Swimming skills are sinking at primary schools
Three-quarters of teachers report concerns about the feasibility of continuing swimming lesson provision
ADAM PEATY has brought British swimming back to the centre stage this summer, winning two world titles and breaking his own world records – twice.
But a snap poll for Tes has found that high costs and time pressures mean that teachers are finding it much harder to help their pupils learn even the basics of swimming.
Of more than 1,000 teachers who responded, only a quarter said that their school had no problems providing swimming lessons for pupils. The rest all cited obstacles – with the cost of transport the most mentioned.
The Twitter poll (see box, below) came after a report from the Curriculum Swimming and Water Safety Review Group found that one in three children leaves primary school without the swimming skills expected for their age.
The group – which includes the Department for Education, sporting organisations and the NAHT heads’ union – also found that around one in 16 schools does not offer swimming at all.
And only a third (36 per cent) ensure all children meet the three national curriculum measures of swimming 25 metres, being able to use a range of strokes and being able to “perform safe self-rescue”.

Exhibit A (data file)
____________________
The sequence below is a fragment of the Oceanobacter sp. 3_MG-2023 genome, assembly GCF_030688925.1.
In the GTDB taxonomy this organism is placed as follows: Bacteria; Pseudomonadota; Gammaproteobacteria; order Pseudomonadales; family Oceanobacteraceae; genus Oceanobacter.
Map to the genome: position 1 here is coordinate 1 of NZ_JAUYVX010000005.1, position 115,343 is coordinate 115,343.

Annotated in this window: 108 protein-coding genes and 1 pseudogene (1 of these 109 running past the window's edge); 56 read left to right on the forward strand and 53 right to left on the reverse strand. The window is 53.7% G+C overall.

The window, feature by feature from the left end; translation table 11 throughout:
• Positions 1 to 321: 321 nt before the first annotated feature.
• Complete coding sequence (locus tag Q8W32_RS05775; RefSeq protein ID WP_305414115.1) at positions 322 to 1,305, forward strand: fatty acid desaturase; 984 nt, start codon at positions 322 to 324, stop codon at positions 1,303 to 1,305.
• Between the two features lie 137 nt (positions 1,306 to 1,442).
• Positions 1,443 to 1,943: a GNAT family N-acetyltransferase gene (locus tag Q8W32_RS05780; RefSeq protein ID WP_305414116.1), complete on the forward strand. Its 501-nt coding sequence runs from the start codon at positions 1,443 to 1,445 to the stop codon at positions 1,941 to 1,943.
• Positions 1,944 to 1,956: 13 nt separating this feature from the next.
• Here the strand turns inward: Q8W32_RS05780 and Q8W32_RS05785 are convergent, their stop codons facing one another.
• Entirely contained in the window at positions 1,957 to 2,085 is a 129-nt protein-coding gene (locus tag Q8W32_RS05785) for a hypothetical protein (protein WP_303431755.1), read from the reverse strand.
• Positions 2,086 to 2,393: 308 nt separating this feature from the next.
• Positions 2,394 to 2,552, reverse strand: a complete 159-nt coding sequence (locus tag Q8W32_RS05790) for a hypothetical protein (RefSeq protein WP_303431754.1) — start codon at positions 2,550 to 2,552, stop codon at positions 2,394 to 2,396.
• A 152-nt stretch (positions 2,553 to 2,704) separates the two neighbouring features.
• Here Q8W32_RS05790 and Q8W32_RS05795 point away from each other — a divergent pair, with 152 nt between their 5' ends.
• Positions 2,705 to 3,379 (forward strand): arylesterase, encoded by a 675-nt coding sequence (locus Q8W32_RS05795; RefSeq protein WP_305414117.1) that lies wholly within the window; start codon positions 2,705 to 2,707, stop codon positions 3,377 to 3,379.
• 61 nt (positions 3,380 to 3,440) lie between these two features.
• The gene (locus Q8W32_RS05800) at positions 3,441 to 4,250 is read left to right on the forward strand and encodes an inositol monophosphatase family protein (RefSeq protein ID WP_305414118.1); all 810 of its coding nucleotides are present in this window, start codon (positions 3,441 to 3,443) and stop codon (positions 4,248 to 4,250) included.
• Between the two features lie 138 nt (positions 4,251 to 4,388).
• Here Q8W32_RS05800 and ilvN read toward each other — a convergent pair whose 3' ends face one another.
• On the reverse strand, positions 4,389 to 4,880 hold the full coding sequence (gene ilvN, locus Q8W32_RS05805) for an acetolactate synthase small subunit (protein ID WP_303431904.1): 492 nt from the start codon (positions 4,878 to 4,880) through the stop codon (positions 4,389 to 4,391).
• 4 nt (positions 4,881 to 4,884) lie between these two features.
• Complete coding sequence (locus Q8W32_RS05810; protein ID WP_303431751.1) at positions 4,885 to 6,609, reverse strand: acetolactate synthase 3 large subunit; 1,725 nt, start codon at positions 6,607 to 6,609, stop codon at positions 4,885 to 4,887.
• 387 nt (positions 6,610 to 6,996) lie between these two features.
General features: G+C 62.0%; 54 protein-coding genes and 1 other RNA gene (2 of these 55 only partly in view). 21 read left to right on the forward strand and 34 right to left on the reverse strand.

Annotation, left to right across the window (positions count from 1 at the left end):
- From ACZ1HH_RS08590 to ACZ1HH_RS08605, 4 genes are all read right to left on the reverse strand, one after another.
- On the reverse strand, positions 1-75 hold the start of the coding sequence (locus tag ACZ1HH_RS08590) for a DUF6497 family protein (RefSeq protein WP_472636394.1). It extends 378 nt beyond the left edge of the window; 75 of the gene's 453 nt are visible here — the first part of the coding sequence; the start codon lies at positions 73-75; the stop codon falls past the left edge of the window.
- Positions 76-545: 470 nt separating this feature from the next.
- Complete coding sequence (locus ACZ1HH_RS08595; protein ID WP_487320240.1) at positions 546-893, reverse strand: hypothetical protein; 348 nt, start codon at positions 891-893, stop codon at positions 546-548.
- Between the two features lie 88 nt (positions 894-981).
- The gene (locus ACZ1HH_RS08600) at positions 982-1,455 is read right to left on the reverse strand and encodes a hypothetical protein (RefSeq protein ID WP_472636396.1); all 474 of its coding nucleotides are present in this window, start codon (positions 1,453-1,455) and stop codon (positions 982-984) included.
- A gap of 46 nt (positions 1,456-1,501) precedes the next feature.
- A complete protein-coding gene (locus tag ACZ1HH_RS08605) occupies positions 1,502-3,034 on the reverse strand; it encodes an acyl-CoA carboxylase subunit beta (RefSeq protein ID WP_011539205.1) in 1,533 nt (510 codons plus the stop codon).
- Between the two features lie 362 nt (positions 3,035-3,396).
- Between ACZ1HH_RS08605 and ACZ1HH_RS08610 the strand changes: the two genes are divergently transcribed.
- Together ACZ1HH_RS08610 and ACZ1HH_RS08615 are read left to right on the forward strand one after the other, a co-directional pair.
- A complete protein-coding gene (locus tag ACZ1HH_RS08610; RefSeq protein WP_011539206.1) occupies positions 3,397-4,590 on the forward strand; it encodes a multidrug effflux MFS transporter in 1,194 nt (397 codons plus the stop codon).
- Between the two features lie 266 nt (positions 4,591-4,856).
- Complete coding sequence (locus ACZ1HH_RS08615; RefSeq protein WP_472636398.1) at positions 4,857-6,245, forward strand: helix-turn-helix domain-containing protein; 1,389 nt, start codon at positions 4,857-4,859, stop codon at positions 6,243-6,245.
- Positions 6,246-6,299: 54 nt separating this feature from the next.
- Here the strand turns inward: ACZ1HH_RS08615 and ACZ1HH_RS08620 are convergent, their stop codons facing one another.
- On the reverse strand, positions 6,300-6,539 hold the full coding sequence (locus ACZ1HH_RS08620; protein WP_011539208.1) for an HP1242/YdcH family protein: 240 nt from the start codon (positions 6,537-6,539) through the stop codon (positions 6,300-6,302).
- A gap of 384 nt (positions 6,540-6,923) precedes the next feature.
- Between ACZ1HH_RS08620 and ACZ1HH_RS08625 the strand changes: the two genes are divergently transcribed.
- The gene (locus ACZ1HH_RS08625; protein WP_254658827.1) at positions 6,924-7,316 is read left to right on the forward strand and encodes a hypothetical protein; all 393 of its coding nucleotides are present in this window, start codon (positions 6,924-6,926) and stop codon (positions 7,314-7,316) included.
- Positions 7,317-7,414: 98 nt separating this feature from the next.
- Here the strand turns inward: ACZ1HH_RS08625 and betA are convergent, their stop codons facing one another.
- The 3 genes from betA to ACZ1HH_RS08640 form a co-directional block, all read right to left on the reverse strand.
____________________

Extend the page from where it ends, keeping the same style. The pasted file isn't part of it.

“We want lots more Adam Peatys, but, actually, the most important thing is to get those basic aquatic skills and be safe in and around water,” Jon Glenn, Swim England’s Learn to Swim and Workforce director, says.
Government support for a national campaign on school swimming and water safety is one of the 16 recommendations in the review group’s report, along with intensive swimming lessons.
Here, we explain why swimming has become a difficult issue for some schools.
What level of swimming are schools required to provide?
The national curriculum states: “All schools must provide swimming instruction in either key stage 1 or key stage 2.
“In particular, pupils should be taught to: swim competently over a distance of at least 25 metres, use a range of strokes effectively and perform safe self-rescue in different situations.”
Swimming is not mentioned in the national curriculum for key stage 3 or 4. The curriculum review group recommends that secondary schools should work with water safety groups, as research shows that teenagers may feel overconfident in the water – 32 young people drowned in 2015, of these 23 were between 15 and 19 years old.
What do schools actually do?
Only about a third of primary schools ensure all children reach all three curriculum goals, the review group reported. It also found that around 6 per cent of schools do not provide swimming lessons at all.
The average time a class is in the pool is 33 minutes and the average number of lessons is 16, the report reveals.
Glenn says: “For some schools, it is too difficult, there is no pool nearby. In some rural areas, it makes sense to be delivered in secondary schools and I’m comfortable with